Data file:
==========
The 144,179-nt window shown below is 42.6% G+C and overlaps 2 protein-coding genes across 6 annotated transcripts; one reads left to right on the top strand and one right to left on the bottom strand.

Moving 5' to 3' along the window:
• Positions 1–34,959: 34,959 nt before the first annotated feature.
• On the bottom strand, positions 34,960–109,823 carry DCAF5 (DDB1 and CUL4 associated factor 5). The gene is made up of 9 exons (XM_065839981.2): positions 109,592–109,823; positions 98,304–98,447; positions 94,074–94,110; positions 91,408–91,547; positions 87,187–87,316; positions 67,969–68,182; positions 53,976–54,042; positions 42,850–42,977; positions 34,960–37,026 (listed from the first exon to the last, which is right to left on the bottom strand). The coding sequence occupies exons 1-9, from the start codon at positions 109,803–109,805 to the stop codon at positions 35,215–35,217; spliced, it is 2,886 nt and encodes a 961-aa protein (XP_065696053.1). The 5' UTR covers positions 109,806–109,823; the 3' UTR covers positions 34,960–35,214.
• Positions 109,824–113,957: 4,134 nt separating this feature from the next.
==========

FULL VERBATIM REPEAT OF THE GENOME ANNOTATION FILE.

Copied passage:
The 144,179-nt window shown below is 42.6% G+C and overlaps 2 protein-coding genes across 6 annotated transcripts; one reads left to right on the top strand and one right to left on the bottom strand.

Moving 5' to 3' along the window:
• Positions 1–34,959: 34,959 nt before the first annotated feature.
• On the bottom strand, positions 34,960–109,823 carry DCAF5 (DDB1 and CUL4 associated factor 5). The gene is made up of 9 exons (XM_065839981.2): positions 109,592–109,823; positions 98,304–98,447; positions 94,074–94,110; positions 91,408–91,547; positions 87,187–87,316; positions 67,969–68,182; positions 53,976–54,042; positions 42,850–42,977; positions 34,960–37,026 (listed from the first exon to the last, which is right to left on the bottom strand). The coding sequence occupies exons 1-9, from the start codon at positions 109,803–109,805 to the stop codon at positions 35,215–35,217; spliced, it is 2,886 nt and encodes a 961-aa protein (XP_065696053.1). The 5' UTR covers positions 109,806–109,823; the 3' UTR covers positions 34,960–35,214.
• Positions 109,824–113,957: 4,134 nt separating this feature from the next.